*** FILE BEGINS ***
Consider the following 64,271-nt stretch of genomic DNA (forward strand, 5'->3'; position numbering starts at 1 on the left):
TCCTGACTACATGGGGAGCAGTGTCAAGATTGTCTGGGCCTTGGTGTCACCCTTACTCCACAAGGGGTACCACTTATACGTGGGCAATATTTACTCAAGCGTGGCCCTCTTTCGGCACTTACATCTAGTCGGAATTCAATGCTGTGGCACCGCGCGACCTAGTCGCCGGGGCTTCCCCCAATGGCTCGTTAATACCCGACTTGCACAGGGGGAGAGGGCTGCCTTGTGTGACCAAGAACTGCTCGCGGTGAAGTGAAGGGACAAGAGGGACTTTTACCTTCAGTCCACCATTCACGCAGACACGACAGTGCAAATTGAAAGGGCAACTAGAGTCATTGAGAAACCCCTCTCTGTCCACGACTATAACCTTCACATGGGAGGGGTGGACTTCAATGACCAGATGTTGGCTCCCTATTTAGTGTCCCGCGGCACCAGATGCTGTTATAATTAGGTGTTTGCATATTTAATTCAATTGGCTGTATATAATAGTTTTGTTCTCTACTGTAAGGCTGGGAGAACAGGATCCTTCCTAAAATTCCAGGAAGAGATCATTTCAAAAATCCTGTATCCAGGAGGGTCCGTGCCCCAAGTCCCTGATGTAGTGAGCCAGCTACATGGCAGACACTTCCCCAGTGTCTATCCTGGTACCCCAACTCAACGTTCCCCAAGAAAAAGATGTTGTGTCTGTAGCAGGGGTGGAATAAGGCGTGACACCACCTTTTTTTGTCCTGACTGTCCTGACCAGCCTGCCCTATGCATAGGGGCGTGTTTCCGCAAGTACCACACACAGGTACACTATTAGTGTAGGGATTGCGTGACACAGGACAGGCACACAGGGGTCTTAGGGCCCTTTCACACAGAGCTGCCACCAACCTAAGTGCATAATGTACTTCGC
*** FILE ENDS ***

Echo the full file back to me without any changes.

Consider the following 64,271-nt stretch of genomic DNA (forward strand, 5'->3'; position numbering starts at 1 on the left):
TCCTGACTACATGGGGAGCAGTGTCAAGATTGTCTGGGCCTTGGTGTCACCCTTACTCCACAAGGGGTACCACTTATACGTGGGCAATATTTACTCAAGCGTGGCCCTCTTTCGGCACTTACATCTAGTCGGAATTCAATGCTGTGGCACCGCGCGACCTAGTCGCCGGGGCTTCCCCCAATGGCTCGTTAATACCCGACTTGCACAGGGGGAGAGGGCTGCCTTGTGTGACCAAGAACTGCTCGCGGTGAAGTGAAGGGACAAGAGGGACTTTTACCTTCAGTCCACCATTCACGCAGACACGACAGTGCAAATTGAAAGGGCAACTAGAGTCATTGAGAAACCCCTCTCTGTCCACGACTATAACCTTCACATGGGAGGGGTGGACTTCAATGACCAGATGTTGGCTCCCTATTTAGTGTCCCGCGGCACCAGATGCTGTTATAATTAGGTGTTTGCATATTTAATTCAATTGGCTGTATATAATAGTTTTGTTCTCTACTGTAAGGCTGGGAGAACAGGATCCTTCCTAAAATTCCAGGAAGAGATCATTTCAAAAATCCTGTATCCAGGAGGGTCCGTGCCCCAAGTCCCTGATGTAGTGAGCCAGCTACATGGCAGACACTTCCCCAGTGTCTATCCTGGTACCCCAACTCAACGTTCCCCAAGAAAAAGATGTTGTGTCTGTAGCAGGGGTGGAATAAGGCGTGACACCACCTTTTTTTGTCCTGACTGTCCTGACCAGCCTGCCCTATGCATAGGGGCGTGTTTCCGCAAGTACCACACACAGGTACACTATTAGTGTAGGGATTGCGTGACACAGGACAGGCACACAGGGGTCTTAGGGCCCTTTCACACAGAGCTGCCACCAACCTAAGTGCATAATGTACTTCGC